I've been reading Srednicki's introduction to path integrals and I'm slightly unsure of the notation that he uses for the completeness relation of position eigenstates in the Heisenberg picture. In particular, when he writes $$\mathbf{1}=\int_{-\infty}^{\infty}dq_{j}\lvert q_{j}\rangle\langle q_{j}\rvert$$ is this the instantaneous completeness relation for the position eigenstates in the Heisenberg picture? i.e. Given the instantaneous position eigenstate $\lvert q_{j},t_{j}\rangle =\hat{U}^{\dagger}\lvert q_{j}\rangle$ at time $t_{j}$, then we have $$\int_{-\infty}^{\infty}dq_{j}\lvert q_{j},t_{j}\rangle\langle q_{j},t_{j}\rvert =\int_{-\infty}^{\infty}dq_{j}\hat{U}^{\dagger}\lvert q_{j}\rangle\langle q_{j}\rvert\hat{U}= \hat{U}^{\dagger}\left(\int_{-\infty}^{\infty}dq_{j} \lvert q_{j}\rangle\langle q_{j}\rvert\right)\hat{U} =\hat{U}^{\dagger}\hat{U} =\mathbf{1}$$ where $\lvert q_{j}\rangle$ are the constant position eigenstates corresponding to those in the Schrödinger picture at time $t_{j}$, and thus satisfy the completeness relation $\int_{-\infty}^{\infty}dq_{j}\lvert q_{j}\rangle\langle q_{j}\rvert =\mathbf{1}$. (We've also used that $\hat{U}^{\dagger} \hat{U}=\mathbf{1}$.)

  • $\begingroup$ $\uparrow$ Which page? $\endgroup$ – Qmechanic Aug 31 '15 at 11:01
  • $\begingroup$ @Qmechanic page 57, Chapter 6 ("Path integrals in quantum mechanics") $\endgroup$ – Will Aug 31 '15 at 11:07

I) Let us for clarity use a subscript "$S$" (and "$H$") to denote the Schrödinger (Heisenberg) picture, where bras and kets evolve (are unchanged) and operators are unchanged (evolve), respectively.

Moreover, let us assume that the two pictures coincide at the instant $t_0$ (which Ref. 1 assumes is $t_0=0$).

II) Recall first of all the possibly confusing fact that the Heisenberg instantaneous position eigenstate $|q,t\rangle_H $ does not evolve in time but does depend on the time parameter $t$, such that

$$\hat{Q}(t)_H ~|q,t\rangle_H~=~q~|q,t\rangle_H , \qquad \hat{Q}(t)_H~\equiv~e^{i\hat{H}(t-t_0)/\hbar} \hat{Q}_S ~e^{-i\hat{H}(t-t_0)/\hbar}. $$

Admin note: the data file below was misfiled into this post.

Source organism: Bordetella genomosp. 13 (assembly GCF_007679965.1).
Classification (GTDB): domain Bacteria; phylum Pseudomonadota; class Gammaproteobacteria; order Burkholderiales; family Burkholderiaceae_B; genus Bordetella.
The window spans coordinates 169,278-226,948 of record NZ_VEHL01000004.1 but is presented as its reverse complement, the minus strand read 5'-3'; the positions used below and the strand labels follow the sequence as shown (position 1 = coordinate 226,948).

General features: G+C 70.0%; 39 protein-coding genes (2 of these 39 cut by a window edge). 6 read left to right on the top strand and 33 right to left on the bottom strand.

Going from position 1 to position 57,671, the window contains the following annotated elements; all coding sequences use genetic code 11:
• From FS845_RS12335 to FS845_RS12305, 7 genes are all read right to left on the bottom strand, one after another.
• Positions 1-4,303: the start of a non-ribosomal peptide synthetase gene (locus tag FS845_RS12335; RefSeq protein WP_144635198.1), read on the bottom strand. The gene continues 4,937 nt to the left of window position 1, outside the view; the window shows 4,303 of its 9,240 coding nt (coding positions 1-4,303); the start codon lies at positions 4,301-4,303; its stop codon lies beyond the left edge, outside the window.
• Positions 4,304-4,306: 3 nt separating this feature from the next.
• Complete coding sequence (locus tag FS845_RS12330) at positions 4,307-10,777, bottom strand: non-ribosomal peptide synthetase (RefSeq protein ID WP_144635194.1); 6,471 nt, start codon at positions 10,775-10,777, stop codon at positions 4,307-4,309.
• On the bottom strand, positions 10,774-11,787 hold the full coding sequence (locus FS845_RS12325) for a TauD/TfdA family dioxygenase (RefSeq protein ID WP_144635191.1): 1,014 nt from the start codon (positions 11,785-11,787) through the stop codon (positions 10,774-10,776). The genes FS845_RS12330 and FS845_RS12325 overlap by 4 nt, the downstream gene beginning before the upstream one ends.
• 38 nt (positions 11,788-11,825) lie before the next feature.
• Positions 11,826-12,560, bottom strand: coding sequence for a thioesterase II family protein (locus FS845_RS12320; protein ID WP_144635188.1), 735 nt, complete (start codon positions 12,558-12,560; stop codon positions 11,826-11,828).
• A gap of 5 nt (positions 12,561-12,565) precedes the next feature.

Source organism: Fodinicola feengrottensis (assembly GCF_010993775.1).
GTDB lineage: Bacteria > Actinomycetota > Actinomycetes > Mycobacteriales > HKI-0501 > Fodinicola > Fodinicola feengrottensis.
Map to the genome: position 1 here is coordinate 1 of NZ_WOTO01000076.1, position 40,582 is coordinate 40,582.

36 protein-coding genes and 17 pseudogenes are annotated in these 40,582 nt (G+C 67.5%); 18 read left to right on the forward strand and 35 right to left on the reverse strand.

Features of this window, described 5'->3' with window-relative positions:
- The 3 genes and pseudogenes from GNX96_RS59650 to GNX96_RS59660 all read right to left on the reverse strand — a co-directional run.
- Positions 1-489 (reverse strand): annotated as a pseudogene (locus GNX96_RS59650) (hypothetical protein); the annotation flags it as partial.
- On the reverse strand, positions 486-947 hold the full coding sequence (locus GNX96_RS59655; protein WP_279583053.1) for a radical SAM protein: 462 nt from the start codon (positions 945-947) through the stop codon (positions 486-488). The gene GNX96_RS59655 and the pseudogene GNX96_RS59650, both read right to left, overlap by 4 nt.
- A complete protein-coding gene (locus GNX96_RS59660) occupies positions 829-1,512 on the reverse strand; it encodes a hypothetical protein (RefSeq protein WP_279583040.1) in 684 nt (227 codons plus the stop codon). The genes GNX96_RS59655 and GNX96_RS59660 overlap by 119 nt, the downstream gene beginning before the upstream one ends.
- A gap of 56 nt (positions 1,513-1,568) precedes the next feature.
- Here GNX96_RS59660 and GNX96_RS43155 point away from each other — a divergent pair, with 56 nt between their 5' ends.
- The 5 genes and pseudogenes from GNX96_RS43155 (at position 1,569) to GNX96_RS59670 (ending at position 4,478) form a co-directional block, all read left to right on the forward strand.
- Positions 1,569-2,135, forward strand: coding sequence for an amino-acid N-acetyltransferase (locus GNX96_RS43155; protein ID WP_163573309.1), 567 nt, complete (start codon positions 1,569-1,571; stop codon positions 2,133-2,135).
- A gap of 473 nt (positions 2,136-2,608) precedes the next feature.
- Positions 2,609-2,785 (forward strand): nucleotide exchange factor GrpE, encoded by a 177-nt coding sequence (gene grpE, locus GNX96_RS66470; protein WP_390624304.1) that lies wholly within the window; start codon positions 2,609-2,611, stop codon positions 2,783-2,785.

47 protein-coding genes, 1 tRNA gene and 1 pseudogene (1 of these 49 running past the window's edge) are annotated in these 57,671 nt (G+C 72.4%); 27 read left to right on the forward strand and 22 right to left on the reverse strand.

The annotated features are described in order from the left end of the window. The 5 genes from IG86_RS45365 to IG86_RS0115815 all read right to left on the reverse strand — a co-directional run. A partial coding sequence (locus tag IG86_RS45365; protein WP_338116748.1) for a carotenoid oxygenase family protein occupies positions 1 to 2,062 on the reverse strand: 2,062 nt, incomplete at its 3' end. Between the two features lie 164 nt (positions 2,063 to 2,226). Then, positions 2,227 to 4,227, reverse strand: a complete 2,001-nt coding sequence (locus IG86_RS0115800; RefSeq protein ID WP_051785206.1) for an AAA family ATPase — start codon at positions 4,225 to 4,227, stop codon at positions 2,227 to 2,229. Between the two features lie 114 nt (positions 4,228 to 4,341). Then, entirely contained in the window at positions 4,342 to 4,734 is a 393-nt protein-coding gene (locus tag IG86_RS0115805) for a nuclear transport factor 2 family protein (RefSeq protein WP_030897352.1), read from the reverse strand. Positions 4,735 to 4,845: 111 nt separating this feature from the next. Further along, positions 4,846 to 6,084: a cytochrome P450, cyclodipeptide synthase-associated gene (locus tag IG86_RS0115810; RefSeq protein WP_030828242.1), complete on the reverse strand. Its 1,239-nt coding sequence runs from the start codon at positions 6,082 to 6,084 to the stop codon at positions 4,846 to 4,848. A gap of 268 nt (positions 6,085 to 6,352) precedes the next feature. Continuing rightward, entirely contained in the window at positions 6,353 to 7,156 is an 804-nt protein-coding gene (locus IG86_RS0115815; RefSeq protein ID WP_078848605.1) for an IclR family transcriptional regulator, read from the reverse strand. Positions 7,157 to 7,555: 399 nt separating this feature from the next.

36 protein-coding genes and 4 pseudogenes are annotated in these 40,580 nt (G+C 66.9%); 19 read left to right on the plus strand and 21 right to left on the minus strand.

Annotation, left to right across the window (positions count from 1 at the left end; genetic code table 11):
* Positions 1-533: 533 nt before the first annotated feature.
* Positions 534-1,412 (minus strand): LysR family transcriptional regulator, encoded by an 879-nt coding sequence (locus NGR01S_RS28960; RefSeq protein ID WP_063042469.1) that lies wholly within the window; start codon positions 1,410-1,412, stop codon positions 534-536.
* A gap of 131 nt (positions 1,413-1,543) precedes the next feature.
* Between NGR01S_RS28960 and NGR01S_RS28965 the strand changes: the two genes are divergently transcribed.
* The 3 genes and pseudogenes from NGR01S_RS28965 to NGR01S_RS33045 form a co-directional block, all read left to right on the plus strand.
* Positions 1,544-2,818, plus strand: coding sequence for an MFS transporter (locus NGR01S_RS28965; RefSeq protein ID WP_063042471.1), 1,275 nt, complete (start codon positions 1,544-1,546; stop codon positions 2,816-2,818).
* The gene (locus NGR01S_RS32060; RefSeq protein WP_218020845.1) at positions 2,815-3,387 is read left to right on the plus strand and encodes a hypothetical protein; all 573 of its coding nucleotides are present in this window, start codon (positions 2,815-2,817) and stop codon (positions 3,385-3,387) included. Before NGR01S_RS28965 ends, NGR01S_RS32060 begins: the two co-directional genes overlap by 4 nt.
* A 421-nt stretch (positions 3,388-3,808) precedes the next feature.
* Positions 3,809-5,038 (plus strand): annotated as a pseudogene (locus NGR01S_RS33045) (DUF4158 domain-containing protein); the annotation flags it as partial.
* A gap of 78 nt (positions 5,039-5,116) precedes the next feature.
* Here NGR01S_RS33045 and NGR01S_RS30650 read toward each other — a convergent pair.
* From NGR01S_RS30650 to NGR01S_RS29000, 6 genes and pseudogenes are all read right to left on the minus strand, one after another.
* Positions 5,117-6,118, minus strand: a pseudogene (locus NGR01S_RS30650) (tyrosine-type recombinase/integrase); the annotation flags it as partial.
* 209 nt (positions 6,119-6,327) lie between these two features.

The Heisenberg instantaneous position eigenstates satisfy

$$\int_{\mathbb{R}}\! \mathrm{d}q~| q,t\rangle_H ~{}_H\langle q,t|~=~{\bf 1}$$

for all $t$. Moreover

$$|q,t_2\rangle_H~=~e^{i\hat{H}(t_2-t_1)/\hbar} |q,t_1\rangle_H.$$

III) Let us now return to OP's question about whether the ket $|q\rangle $ in Ref. 1 is in the Schrödinger or in the Heisenberg picture? The ket $|q\rangle $ satisfies

$$ \hat{Q}_S~|q\rangle~=~q~|q\rangle. $$

The ket $|q\rangle $ does not evolve in time. Hence it is by definition in the Heisenberg picture. In fact, it is the Heisenberg instantaneous position eigenstate $|q,t_0\rangle_H $. Be aware that $|q\rangle $ often is called a Schrödinger picture position eigenket, cf. Ref. 2, because ... that's what it also is!


  1. M. Srednicki, QFT, 2007; Chapter 6. A prepublication draft PDF file is available here.

  2. R. Dick, Advanced Quantum Mechanics: Materials and Photons, 2012; p.243.

  3. J.J. Sakurai, Modern Quantum Mechanics, 1994; Chapter 2.

  • $\begingroup$ Ah OK, so is it that the instantaneous eigenstates satisfy the completeness relation I gave in my post? I'm just confused by Srednicki's notation of $\lvert q_{j}\rangle$, is this shorthand for $\lvert q_{j}, t_{j}\rangle$? Also, I thought that in the Heisenberg picture the eigenstates of a given basis evolve in time, i.e. $\lvert q_{j},t_{j}\rangle =e^{i\hat{H}t_{j}/\hbar}$, such that the state vector of the system $\lvert\psi\rangle$ remains constant in time? $\endgroup$ – Will Aug 31 '15 at 13:05
  • $\begingroup$ My question arose in particular after reading page 242 in Rainer Dick's book, "Advanced Quantum Mechanics: Materials & Photons: books.google.co.uk/… $\endgroup$ – Will Aug 31 '15 at 13:05
  • $\begingroup$ I updated the answer. $\endgroup$ – Qmechanic Aug 31 '15 at 13:42
  • $\begingroup$ Thanks for the updated answer. So is what I put correct (according to what R.Dick has put in his book) about the instantaneous completeness relations? In the Heisenberg picture does $\lvert q_{j},t_{j}\rangle$ simply mean that the system is in a fixed state at the point $q_{j}$ at time $t_{j}$? Is the notation $\lvert q_{j}\rangle$ shorthand for $\lvert q_{j},t_{j}\rangle$? $\endgroup$ – Will Aug 31 '15 at 14:12
  • $\begingroup$ ... Also, in Srednicki's book (chapter 6, page 159) he goes on further to talk about the transition amplitude $\langle q'',t''\lvert \hat{Q}(t_{1})\rvert q',t'\rangle$ introducing a factor of $q(t_{1})$ in the corresponding path integral. By this is it simply meant the eigenvalue $q$ of the position operator $\hat{Q}$ at time $t_{1}$, i.e. $\hat{Q}(t_{1})\lvert q_{1}\rangle = q(t_{1})\lvert q_{1}\rangle$? $\endgroup$ – Will Aug 31 '15 at 14:13

Your Answer

By clicking “Post Your Answer”, you agree to our terms of service, privacy policy and cookie policy

Not the answer you're looking for? Browse other questions tagged or ask your own question.